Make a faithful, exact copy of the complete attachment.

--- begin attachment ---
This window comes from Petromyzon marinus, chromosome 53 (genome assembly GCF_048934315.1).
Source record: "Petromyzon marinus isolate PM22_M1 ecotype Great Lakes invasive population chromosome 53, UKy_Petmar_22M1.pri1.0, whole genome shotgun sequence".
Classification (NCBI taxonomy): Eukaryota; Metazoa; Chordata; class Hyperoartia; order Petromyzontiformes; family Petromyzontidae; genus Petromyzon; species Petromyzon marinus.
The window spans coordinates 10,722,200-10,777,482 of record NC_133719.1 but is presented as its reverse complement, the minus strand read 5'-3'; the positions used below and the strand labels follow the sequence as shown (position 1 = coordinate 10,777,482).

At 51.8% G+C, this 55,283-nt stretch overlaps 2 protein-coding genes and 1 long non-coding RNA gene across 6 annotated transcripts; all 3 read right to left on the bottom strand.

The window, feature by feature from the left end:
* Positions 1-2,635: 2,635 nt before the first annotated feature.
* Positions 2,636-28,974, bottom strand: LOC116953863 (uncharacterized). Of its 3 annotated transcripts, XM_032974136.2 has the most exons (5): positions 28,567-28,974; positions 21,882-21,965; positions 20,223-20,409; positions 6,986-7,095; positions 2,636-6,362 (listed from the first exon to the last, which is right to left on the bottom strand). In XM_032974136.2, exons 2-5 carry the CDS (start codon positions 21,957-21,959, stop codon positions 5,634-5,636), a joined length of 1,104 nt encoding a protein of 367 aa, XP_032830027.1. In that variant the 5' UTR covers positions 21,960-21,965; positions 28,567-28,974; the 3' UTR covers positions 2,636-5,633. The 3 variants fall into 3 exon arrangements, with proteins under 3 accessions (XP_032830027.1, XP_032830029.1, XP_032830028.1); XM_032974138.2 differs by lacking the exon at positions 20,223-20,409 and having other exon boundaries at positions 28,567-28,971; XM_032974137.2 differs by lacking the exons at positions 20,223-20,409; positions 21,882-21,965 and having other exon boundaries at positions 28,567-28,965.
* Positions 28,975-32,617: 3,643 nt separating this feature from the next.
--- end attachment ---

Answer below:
This window comes from Petromyzon marinus, chromosome 53 (genome assembly GCF_048934315.1).
Source record: "Petromyzon marinus isolate PM22_M1 ecotype Great Lakes invasive population chromosome 53, UKy_Petmar_22M1.pri1.0, whole genome shotgun sequence".
Classification (NCBI taxonomy): Eukaryota; Metazoa; Chordata; class Hyperoartia; order Petromyzontiformes; family Petromyzontidae; genus Petromyzon; species Petromyzon marinus.
The window spans coordinates 10,722,200-10,777,482 of record NC_133719.1 but is presented as its reverse complement, the minus strand read 5'-3'; the positions used below and the strand labels follow the sequence as shown (position 1 = coordinate 10,777,482).

At 51.8% G+C, this 55,283-nt stretch overlaps 2 protein-coding genes and 1 long non-coding RNA gene across 6 annotated transcripts; all 3 read right to left on the bottom strand.

The window, feature by feature from the left end:
* Positions 1-2,635: 2,635 nt before the first annotated feature.
* Positions 2,636-28,974, bottom strand: LOC116953863 (uncharacterized). Of its 3 annotated transcripts, XM_032974136.2 has the most exons (5): positions 28,567-28,974; positions 21,882-21,965; positions 20,223-20,409; positions 6,986-7,095; positions 2,636-6,362 (listed from the first exon to the last, which is right to left on the bottom strand). In XM_032974136.2, exons 2-5 carry the CDS (start codon positions 21,957-21,959, stop codon positions 5,634-5,636), a joined length of 1,104 nt encoding a protein of 367 aa, XP_032830027.1. In that variant the 5' UTR covers positions 21,960-21,965; positions 28,567-28,974; the 3' UTR covers positions 2,636-5,633. The 3 variants fall into 3 exon arrangements, with proteins under 3 accessions (XP_032830027.1, XP_032830029.1, XP_032830028.1); XM_032974138.2 differs by lacking the exon at positions 20,223-20,409 and having other exon boundaries at positions 28,567-28,971; XM_032974137.2 differs by lacking the exons at positions 20,223-20,409; positions 21,882-21,965 and having other exon boundaries at positions 28,567-28,965.
* Positions 28,975-32,617: 3,643 nt separating this feature from the next.